Roger Lord will ring in the new year twice this year.
The renowned Moncton pianist has already celebrated the arrival of 2013 in his hometown of Moncton but half a world away, he will also ring in the Chinese New Year on Sunday, Feb. 10, to an audience estimated to be in the tens of millions.
Roger was invited to be a guest performer on one of the televised Chinese New Year galas and is scheduled to pre-record his performance as a part of the Chinese New Year celebration on Jan. 12 in Beijing.
The Chinese New Year is considered to be the most important of all celebrations in China. In a country with a population of nearly 1.4 billion people, the broadcast of the televised galas in which Roger is taking part is also an important annual tradition. In the past, the televised galas have reached audiences of 700 million people, thus holding the potential to make Roger a household name across the vast country.
Hailed as ‘The Piano Prince of Canada’ by the China Daily, Roger has regularly performed in some of China’s most prestigious concert halls including the He Luting Hall in Shanghai and the Forbidden City Concert Hall in Beijing.
From his Moncton home, Roger says that his upcoming trip will mark the 22nd time that he has visited and performed in China.
‘The first time I perfor med in China was in 1999,’ the amiable musician says. ‘And since then, I have played in many of China’s major cities, provinces and regions. Cities that I had never heard of before but that boast a population of more than 10 million people, in some cases.’ Roger says his first perfor mance in China came about after someone working at the Canadian Embassy in that country got word that Roger had a concert scheduled for Japan. The embassy employee reached out to the musician and asked if he would be interested in making a little pit stop in China while he was already in the Far East.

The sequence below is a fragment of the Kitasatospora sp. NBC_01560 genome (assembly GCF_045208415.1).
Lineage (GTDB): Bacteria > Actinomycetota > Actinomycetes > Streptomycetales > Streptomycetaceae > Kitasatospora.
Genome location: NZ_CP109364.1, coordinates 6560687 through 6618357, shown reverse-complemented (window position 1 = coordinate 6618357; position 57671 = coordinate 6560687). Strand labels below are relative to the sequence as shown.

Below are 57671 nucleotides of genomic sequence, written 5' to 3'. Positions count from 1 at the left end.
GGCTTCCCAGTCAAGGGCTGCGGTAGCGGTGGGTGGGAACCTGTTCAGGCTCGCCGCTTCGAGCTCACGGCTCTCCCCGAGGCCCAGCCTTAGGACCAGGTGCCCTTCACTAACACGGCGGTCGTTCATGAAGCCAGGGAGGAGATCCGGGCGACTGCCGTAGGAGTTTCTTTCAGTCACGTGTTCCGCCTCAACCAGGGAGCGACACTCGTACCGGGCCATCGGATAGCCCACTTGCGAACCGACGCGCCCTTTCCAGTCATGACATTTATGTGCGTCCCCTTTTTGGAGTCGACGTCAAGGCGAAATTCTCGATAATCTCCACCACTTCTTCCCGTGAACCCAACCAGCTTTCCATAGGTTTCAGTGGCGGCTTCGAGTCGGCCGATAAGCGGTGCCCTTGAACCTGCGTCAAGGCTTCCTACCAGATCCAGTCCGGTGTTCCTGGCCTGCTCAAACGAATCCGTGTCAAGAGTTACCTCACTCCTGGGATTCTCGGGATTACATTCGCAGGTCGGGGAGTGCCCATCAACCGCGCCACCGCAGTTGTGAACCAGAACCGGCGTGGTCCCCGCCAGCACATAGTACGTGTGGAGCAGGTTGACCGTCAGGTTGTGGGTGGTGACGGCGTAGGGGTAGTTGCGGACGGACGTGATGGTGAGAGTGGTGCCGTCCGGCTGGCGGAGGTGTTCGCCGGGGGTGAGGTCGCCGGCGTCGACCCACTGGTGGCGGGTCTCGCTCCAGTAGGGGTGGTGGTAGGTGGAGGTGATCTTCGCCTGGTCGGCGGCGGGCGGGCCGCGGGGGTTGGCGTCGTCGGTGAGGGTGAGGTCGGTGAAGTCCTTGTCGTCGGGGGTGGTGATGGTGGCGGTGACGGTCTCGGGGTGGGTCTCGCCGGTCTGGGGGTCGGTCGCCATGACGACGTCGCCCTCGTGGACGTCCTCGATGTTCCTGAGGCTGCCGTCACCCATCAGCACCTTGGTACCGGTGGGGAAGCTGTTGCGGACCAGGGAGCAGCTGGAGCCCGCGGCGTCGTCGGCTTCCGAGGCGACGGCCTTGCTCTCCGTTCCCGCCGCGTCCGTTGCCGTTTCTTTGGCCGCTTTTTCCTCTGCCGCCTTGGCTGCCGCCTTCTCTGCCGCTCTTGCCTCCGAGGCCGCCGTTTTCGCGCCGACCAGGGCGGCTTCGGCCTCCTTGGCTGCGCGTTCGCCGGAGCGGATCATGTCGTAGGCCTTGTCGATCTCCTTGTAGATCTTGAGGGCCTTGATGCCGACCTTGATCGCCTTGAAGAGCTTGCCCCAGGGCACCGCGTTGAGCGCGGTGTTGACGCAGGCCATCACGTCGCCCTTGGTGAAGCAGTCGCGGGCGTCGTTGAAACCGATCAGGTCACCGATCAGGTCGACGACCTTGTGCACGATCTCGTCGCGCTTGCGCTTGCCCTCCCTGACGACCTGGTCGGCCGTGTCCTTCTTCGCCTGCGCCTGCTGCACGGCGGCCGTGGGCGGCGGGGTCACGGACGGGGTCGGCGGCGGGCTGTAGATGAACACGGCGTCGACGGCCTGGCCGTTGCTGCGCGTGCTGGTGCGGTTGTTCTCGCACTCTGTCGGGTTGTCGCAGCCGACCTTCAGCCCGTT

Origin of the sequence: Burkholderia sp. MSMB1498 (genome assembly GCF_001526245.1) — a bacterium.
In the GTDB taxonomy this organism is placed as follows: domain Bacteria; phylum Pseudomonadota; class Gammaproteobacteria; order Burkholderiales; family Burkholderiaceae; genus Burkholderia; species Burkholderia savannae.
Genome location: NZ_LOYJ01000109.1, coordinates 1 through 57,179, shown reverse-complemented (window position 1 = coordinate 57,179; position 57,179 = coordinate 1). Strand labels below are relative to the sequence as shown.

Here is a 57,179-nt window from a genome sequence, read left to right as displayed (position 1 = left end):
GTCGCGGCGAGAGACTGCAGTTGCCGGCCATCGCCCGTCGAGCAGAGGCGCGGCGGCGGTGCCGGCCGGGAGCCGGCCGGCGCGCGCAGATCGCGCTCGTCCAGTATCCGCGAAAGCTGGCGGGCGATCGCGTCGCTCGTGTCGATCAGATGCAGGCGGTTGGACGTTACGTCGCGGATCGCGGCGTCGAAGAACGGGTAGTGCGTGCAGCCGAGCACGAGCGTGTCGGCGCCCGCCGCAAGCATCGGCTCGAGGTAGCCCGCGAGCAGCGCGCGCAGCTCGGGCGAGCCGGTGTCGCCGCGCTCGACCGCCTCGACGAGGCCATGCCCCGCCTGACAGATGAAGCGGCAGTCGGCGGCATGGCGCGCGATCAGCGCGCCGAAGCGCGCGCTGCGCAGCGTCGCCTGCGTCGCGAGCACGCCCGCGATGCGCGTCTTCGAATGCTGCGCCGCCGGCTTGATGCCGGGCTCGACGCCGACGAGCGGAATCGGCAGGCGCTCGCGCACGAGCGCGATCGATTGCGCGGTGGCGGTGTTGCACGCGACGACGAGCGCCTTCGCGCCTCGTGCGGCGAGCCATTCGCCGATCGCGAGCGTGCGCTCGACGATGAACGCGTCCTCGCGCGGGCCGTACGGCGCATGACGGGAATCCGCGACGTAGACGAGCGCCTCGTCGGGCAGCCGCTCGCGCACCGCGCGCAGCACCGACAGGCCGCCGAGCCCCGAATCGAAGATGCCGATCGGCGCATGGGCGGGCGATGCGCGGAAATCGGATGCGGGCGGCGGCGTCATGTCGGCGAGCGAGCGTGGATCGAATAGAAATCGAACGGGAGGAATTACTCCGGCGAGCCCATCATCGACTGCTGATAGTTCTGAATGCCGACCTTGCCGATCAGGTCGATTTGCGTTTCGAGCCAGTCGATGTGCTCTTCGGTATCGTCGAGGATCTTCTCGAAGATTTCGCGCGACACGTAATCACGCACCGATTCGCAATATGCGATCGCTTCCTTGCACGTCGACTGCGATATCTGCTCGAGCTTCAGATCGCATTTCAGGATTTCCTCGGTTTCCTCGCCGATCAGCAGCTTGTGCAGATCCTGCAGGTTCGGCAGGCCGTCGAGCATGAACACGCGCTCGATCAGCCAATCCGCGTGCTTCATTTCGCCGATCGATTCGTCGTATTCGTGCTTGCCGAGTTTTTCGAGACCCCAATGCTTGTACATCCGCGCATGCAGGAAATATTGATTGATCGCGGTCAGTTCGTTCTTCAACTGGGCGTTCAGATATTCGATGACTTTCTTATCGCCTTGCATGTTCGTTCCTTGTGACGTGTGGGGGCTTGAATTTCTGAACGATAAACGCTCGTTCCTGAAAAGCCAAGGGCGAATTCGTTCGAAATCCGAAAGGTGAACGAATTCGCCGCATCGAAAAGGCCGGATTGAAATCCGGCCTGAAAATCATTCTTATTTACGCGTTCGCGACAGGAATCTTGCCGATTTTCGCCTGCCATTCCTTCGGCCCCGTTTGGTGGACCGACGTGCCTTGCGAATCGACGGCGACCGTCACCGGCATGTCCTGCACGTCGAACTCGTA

‘From the time of my first trip to China, one of my contacts suggested that should I be given an encore that I should consider performing a selection of Chinese music. I happily obliged, of course. As I travelled through China, I started amassing a collection of piano books of Chinese music. I came home and looked at the music and felt it was rather fascinating and started playing it in concert. Before long, people started asking if I had any CDs of the Chinese music available.’
After many years of perfor ming in China, Roger finally got into the studio to make an album of Chinese music a reality. Recorded in the Central Studio of China National Radio in Beijing during the summer of 2012, Chinese Treasures is due for release in the early part of 2013. If Roger had his way, he would have been in the studio much sooner, but between touring commitments across five continents in 2011 alone, time was not something that was plentiful for the musician.
‘What I absolutely love about the Chinese people is their spontaneity. They are a population that if they have never heard a piece of music before, they will sit in a state of awe and discovery and just take it all in.
‘When I play the Chinese pieces in concert, as soon as the audience recognizes the melody, they are applauding. They are a very proud people and to have a Western musician taking the time to learn and perform music that is native to their culture, it is a big honour for them.’ Speaking of honours, the fact that Roger has been invited to take part in the televised Chinese New Year celebrations is indeed an impressive feather in the Monctonian’s cap. The exposure that Roger will be given to Chinese residents could be a turning point for his already impressive career.
‘The televised Chinese New Year galas are the biggest television events of the year in China as they mark the beginning of the Spring Festival,’ he says. ‘It is a time where, much like Christmas here in North America, people travel to spend time with their families. A big part of that tradition is to sit down and watch the televised galas as they are specially made for the Chinese New Year.
Roger says that Canadian native Mark Rowswell is a testament to the influence that the Chinese New Year galas hold. Born in Ottawa, Roswell, known to audiences there by his stage name Dashan, performed a comedic skit on a Chinese New Year televised gala and was propelled to overnight success in the country more than 20 years ago.
‘Dashan is probably better known in China than Celine Dion is,’ Roger says. ‘In terms of ratings, the galas regularly reach 700 million people. It is indeed a crowning moment for me to have received this invitation. When I first got the email, I simply figured that it was too good to be true.
‘The fact is though, the Chinese people always treat me exceptionally well. They are a proud, generous culture and don’t ask anything in return from you. I have made such great friends with people there, it is somewhere that I am always happy to return to.’
Article published in January 7, 2013 edition of the Times & Transcript